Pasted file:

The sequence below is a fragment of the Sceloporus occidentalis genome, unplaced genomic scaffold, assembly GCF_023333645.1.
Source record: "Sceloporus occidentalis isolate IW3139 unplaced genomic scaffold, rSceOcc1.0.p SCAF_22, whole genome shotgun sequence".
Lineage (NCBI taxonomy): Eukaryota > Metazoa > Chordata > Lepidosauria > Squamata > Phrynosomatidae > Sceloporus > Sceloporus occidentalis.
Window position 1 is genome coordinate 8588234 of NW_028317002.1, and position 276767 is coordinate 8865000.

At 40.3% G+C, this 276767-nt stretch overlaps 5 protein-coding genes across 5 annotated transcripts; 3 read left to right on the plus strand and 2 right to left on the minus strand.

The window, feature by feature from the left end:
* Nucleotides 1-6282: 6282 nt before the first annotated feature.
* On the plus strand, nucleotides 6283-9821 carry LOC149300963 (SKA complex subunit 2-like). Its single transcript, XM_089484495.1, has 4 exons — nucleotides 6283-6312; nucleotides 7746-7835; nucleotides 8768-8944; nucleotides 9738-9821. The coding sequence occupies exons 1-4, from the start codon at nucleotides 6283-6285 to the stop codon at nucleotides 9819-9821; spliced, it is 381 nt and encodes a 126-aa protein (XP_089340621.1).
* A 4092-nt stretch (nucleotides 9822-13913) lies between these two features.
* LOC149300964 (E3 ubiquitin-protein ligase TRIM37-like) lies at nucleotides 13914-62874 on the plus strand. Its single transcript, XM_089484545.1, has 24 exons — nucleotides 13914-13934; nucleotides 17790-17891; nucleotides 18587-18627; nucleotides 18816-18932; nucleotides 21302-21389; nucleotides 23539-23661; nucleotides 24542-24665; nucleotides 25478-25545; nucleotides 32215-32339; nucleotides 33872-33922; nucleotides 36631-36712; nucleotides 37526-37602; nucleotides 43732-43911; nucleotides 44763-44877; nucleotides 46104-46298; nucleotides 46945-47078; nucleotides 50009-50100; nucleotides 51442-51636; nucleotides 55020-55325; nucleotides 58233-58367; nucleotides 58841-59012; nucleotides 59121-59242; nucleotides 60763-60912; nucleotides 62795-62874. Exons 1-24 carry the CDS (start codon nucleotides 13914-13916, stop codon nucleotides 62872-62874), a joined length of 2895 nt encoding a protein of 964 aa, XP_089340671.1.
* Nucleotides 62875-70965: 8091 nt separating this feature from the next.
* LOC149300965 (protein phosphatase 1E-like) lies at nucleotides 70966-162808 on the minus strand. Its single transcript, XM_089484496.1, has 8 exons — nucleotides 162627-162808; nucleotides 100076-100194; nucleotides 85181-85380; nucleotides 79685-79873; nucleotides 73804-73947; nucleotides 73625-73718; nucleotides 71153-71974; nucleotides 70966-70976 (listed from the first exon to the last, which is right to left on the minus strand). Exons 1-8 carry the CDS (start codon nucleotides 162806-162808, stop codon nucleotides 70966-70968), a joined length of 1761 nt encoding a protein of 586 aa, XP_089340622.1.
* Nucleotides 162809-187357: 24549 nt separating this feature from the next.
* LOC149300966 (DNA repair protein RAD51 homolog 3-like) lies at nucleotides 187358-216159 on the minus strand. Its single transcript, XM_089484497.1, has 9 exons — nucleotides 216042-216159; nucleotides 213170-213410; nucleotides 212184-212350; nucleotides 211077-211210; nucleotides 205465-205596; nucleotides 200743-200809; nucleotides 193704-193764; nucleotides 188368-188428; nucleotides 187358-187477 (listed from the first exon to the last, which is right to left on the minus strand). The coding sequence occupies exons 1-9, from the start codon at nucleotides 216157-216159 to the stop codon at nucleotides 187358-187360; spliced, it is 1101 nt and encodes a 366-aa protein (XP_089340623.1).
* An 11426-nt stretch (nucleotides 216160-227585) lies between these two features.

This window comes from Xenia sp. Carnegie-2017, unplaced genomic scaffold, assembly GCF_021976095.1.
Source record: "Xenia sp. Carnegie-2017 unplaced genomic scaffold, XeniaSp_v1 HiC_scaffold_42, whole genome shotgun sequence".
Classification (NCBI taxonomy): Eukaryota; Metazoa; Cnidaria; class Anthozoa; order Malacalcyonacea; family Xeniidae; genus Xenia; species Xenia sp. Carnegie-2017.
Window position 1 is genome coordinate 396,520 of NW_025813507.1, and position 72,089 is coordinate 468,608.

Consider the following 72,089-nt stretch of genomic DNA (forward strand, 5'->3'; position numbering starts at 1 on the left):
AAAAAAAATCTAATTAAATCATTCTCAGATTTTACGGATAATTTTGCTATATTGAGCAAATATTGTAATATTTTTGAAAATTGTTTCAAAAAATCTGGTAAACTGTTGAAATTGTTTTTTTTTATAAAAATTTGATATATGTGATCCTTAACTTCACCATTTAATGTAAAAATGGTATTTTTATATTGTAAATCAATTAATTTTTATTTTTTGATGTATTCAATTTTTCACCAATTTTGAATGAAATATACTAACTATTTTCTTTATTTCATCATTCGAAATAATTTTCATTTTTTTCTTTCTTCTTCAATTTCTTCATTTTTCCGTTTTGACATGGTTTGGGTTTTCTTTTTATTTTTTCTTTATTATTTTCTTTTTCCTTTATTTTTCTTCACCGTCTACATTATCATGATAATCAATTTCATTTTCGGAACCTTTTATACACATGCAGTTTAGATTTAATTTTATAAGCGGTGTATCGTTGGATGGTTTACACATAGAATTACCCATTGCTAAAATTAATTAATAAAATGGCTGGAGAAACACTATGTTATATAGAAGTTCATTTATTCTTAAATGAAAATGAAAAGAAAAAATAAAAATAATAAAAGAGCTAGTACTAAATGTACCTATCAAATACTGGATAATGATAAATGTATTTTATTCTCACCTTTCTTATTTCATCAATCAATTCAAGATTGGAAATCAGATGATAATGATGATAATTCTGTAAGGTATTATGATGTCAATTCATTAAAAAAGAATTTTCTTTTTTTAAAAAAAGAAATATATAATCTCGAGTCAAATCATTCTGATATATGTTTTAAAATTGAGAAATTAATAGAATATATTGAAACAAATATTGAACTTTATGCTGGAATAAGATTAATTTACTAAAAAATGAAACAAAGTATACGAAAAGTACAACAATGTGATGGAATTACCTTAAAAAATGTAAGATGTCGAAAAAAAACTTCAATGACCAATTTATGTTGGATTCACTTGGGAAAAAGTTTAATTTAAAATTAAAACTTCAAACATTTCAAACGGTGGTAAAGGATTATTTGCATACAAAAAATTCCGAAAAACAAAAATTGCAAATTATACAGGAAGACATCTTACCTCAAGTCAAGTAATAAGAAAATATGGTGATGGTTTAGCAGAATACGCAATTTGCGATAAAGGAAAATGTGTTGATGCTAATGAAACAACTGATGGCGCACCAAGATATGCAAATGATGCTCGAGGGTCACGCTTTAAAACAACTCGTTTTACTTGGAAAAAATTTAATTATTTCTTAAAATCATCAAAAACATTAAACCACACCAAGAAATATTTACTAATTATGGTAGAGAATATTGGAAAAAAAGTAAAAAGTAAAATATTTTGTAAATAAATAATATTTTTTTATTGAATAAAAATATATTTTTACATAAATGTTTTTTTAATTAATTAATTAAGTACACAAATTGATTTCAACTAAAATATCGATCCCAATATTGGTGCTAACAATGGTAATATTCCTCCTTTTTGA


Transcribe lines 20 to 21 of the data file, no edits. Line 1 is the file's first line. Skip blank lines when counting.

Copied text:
Consider the following 72,089-nt stretch of genomic DNA (forward strand, 5'->3'; position numbering starts at 1 on the left):
AAAAAAAATCTAATTAAATCATTCTCAGATTTTACGGATAATTTTGCTATATTGAGCAAATATTGTAATATTTTTGAAAATTGTTTCAAAAAATCTGGTAAACTGTTGAAATTGTTTTTTTTTATAAAAATTTGATATATGTGATCCTTAACTTCACCATTTAATGTAAAAATGGTATTTTTATATTGTAAATCAATTAATTTTTATTTTTTGATGTATTCAATTTTTCACCAATTTTGAATGAAATATACTAACTATTTTCTTTATTTCATCATTCGAAATAATTTTCATTTTTTTCTTTCTTCTTCAATTTCTTCATTTTTCCGTTTTGACATGGTTTGGGTTTTCTTTTTATTTTTTCTTTATTATTTTCTTTTTCCTTTATTTTTCTTCACCGTCTACATTATCATGATAATCAATTTCATTTTCGGAACCTTTTATACACATGCAGTTTAGATTTAATTTTATAAGCGGTGTATCGTTGGATGGTTTACACATAGAATTACCCATTGCTAAAATTAATTAATAAAATGGCTGGAGAAACACTATGTTATATAGAAGTTCATTTATTCTTAAATGAAAATGAAAAGAAAAAATAAAAATAATAAAAGAGCTAGTACTAAATGTACCTATCAAATACTGGATAATGATAAATGTATTTTATTCTCACCTTTCTTATTTCATCAATCAATTCAAGATTGGAAATCAGATGATAATGATGATAATTCTGTAAGGTATTATGATGTCAATTCATTAAAAAAGAATTTTCTTTTTTTAAAAAAAGAAATATATAATCTCGAGTCAAATCATTCTGATATATGTTTTAAAATTGAGAAATTAATAGAATATATTGAAACAAATATTGAACTTTATGCTGGAATAAGATTAATTTACTAAAAAATGAAACAAAGTATACGAAAAGTACAACAATGTGATGGAATTACCTTAAAAAATGTAAGATGTCGAAAAAAAACTTCAATGACCAATTTATGTTGGATTCACTTGGGAAAAAGTTTAATTTAAAATTAAAACTTCAAACATTTCAAACGGTGGTAAAGGATTATTTGCATACAAAAAATTCCGAAAAACAAAAATTGCAAATTATACAGGAAGACATCTTACCTCAAGTCAAGTAATAAGAAAATATGGTGATGGTTTAGCAGAATACGCAATTTGCGATAAAGGAAAATGTGTTGATGCTAATGAAACAACTGATGGCGCACCAAGATATGCAAATGATGCTCGAGGGTCACGCTTTAAAACAACTCGTTTTACTTGGAAAAAATTTAATTATTTCTTAAAATCATCAAAAACATTAAACCACACCAAGAAATATTTACTAATTATGGTAGAGAATATTGGAAAAAAAGTAAAAAGTAAAATATTTTGTAAATAAATAATATTTTTTTATTGAATAAAAATATATTTTTACATAAATGTTTTTTTAATTAATTAATTAAGTACACAAATTGATTTCAACTAAAATATCGATCCCAATATTGGTGCTAACAATGGTAATATTCCTCCTTTTTGA